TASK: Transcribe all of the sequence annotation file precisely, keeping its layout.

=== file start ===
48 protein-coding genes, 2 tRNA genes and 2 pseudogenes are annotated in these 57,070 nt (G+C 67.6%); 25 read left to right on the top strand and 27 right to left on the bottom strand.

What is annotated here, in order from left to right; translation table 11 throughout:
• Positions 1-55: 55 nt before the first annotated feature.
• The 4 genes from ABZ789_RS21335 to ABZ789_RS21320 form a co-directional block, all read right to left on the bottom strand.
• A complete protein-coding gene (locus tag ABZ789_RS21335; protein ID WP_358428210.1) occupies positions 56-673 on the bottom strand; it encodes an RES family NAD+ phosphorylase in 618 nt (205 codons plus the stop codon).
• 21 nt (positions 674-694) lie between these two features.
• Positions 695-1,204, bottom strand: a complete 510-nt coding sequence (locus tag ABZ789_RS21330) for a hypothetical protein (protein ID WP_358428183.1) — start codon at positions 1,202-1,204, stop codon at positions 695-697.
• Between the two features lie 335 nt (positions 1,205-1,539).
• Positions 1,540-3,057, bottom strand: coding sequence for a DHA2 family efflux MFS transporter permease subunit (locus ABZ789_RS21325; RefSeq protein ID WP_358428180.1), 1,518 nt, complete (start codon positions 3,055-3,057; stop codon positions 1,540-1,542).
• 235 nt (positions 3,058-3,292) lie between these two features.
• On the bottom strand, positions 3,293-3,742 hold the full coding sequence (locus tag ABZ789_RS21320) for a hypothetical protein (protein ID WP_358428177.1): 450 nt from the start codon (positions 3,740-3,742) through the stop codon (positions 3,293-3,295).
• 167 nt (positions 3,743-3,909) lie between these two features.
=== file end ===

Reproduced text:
48 protein-coding genes, 2 tRNA genes and 2 pseudogenes are annotated in these 57,070 nt (G+C 67.6%); 25 read left to right on the top strand and 27 right to left on the bottom strand.

What is annotated here, in order from left to right; translation table 11 throughout:
• Positions 1-55: 55 nt before the first annotated feature.
• The 4 genes from ABZ789_RS21335 to ABZ789_RS21320 form a co-directional block, all read right to left on the bottom strand.
• A complete protein-coding gene (locus tag ABZ789_RS21335; protein ID WP_358428210.1) occupies positions 56-673 on the bottom strand; it encodes an RES family NAD+ phosphorylase in 618 nt (205 codons plus the stop codon).
• 21 nt (positions 674-694) lie between these two features.
• Positions 695-1,204, bottom strand: a complete 510-nt coding sequence (locus tag ABZ789_RS21330) for a hypothetical protein (protein ID WP_358428183.1) — start codon at positions 1,202-1,204, stop codon at positions 695-697.
• Between the two features lie 335 nt (positions 1,205-1,539).
• Positions 1,540-3,057, bottom strand: coding sequence for a DHA2 family efflux MFS transporter permease subunit (locus ABZ789_RS21325; RefSeq protein ID WP_358428180.1), 1,518 nt, complete (start codon positions 3,055-3,057; stop codon positions 1,540-1,542).
• 235 nt (positions 3,058-3,292) lie between these two features.
• On the bottom strand, positions 3,293-3,742 hold the full coding sequence (locus tag ABZ789_RS21320) for a hypothetical protein (protein ID WP_358428177.1): 450 nt from the start codon (positions 3,740-3,742) through the stop codon (positions 3,293-3,295).
• 167 nt (positions 3,743-3,909) lie between these two features.